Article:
Books

Poets Delight

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Review of 'Red Sky at Night', eds. Andy Croft and Adrian Mitchell, Five Leaves £9.99

Socialist poetry: two words to conjure images of earnest but artless efforts by would-be Woody Guthries. But this is a collection to dispel such prejudices, with two centuries worth of poems ranging from the melancholy to the inspirational, the whimsical to the sharply satirical.

Blacks and Reds

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Review of 'Race and Revolution', Max Shachtman, Verso £14

Lenin and Trotsky often raised concerns about the passivity of the US left on issues of race. Talking about the Trotskyist Socialist Workers Party in 1939, Trotsky stated, 'It is very disquieting to find that until now the party has done almost nothing in this field. It has not published a book, a pamphlet nor even any articles.' This wasn't strictly true, as in 1933 Max Shachtman, a leading Trotskyist in the US, produced a pamphlet that Trotsky himself received a draft of.

Shining the Light on Corruption

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Review of 'Power Failure', Mimi Swartz and Sherron Watkins, Aurum Press £14.99

Sherron Watkins was an Enron vice-president who, as the company teetered on collapse, wrote a memo to her boss Ken Lay saying, 'We will implode in a wave of accounting scandals.' She met Lay and suggested more honest bookkeeping. Post-collapse, she cooperated with Congressional inquiries while most of Enron's management took the Fifth Amendment.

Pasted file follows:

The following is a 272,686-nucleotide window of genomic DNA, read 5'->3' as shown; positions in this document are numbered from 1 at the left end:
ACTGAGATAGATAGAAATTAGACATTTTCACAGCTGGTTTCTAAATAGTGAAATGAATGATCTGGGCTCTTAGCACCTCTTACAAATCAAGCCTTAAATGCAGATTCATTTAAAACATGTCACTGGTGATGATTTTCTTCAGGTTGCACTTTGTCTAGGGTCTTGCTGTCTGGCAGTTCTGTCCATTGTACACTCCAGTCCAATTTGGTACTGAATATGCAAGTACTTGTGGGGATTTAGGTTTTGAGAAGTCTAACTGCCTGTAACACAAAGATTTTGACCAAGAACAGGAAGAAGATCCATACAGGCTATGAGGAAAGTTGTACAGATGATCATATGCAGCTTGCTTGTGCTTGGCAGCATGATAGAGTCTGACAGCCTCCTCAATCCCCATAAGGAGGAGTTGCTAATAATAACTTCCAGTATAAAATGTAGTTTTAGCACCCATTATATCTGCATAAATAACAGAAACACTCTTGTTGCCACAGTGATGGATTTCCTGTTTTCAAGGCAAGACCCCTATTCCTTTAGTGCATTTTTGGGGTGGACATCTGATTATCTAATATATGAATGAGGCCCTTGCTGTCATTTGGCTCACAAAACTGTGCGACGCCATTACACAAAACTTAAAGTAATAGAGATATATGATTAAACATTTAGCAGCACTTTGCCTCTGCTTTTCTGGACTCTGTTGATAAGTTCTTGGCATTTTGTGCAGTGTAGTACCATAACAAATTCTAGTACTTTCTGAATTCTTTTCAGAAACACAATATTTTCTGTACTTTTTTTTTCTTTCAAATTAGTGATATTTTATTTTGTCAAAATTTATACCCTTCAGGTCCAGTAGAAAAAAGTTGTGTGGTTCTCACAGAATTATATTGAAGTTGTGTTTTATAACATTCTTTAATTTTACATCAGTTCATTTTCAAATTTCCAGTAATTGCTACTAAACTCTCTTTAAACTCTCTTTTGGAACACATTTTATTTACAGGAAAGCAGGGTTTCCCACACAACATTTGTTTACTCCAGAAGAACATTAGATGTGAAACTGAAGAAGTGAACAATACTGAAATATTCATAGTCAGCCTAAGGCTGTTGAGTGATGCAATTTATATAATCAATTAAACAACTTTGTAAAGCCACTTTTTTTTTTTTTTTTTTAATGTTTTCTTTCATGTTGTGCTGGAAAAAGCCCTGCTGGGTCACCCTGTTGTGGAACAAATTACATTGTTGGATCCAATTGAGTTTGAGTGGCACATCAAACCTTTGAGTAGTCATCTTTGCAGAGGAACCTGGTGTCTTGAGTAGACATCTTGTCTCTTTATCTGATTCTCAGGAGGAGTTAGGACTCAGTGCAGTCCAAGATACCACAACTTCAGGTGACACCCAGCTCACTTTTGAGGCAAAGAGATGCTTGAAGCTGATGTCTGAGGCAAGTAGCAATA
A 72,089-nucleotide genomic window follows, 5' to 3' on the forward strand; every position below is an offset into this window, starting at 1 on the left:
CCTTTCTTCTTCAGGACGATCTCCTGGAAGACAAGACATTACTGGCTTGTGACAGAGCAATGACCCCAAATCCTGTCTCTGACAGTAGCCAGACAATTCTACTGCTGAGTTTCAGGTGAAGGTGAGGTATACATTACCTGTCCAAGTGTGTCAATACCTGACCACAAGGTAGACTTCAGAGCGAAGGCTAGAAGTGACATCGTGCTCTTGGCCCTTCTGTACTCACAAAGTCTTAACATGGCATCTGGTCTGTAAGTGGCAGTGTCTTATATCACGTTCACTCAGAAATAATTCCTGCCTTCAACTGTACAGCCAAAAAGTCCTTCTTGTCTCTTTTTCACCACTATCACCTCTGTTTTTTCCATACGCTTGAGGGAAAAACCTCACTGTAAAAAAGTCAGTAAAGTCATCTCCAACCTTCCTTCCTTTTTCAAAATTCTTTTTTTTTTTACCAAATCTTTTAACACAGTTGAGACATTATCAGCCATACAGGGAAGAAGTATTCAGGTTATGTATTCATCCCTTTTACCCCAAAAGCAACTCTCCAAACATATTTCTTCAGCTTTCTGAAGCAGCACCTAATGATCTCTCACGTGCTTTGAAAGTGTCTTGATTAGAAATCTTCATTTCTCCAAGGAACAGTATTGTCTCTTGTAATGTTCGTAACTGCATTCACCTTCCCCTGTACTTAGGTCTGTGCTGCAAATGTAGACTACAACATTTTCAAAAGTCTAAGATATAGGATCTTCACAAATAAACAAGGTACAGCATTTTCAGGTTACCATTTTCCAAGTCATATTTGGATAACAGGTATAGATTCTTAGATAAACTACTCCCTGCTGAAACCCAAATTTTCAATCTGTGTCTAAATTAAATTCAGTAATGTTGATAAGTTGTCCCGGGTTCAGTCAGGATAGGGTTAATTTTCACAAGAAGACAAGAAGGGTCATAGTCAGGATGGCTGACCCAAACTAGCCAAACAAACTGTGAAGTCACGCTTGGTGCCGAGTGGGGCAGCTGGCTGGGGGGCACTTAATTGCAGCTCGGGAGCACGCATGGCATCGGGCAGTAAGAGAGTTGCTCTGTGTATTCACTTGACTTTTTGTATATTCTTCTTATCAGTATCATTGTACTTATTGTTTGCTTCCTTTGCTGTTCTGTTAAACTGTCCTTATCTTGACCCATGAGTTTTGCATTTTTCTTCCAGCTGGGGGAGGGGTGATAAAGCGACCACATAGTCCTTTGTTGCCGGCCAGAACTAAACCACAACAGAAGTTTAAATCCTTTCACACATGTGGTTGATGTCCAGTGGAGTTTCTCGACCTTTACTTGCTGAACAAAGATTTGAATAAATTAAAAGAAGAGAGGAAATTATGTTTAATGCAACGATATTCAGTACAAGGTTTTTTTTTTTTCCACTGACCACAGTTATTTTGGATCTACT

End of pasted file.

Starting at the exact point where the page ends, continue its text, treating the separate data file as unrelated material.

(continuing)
Lurking in the Shadows

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Review of 'Reefer Madness', Eric Schlosser, Penguin £10.99

When I was young I would happily sit listening to my nan's accounts of life in west London during the Second World War. Inevitably the discussion would move on to the question of rationing and the black market. She would recount how it was possible to buy anything - from meat, chocolate, cigarettes and the obligatory 'nylons' - from the spivs and black market racketeers. That was then. But how much have things really changed? Are the jeans you got down the market really Calvin Klein's? Have you paid the duty on your fags and what about the eighth tucked away in your bottom drawer?

Outcasts, Underdogs and Barbarians

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Review of 'What I Saw', Joseph Roth, Granta £14.99

This is a curious little book of 34 short essays that at first appears like a cross between an urban country diary from the 'Guardian', a latter-day Mayhew's London, or Orwell's classic 'Down and Out in Paris and London'. It is an eclectic mix of observations of everyday life in Weimar Berlin that ranges from construction sites to traffic, leisure, individual profiles and finally, albeit sparsely, a political commentary on the Weimar Republic's decline into Nazism.

Not So Gentle

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Review of 'Get Your War On', David Rees, Soft Skull £7.99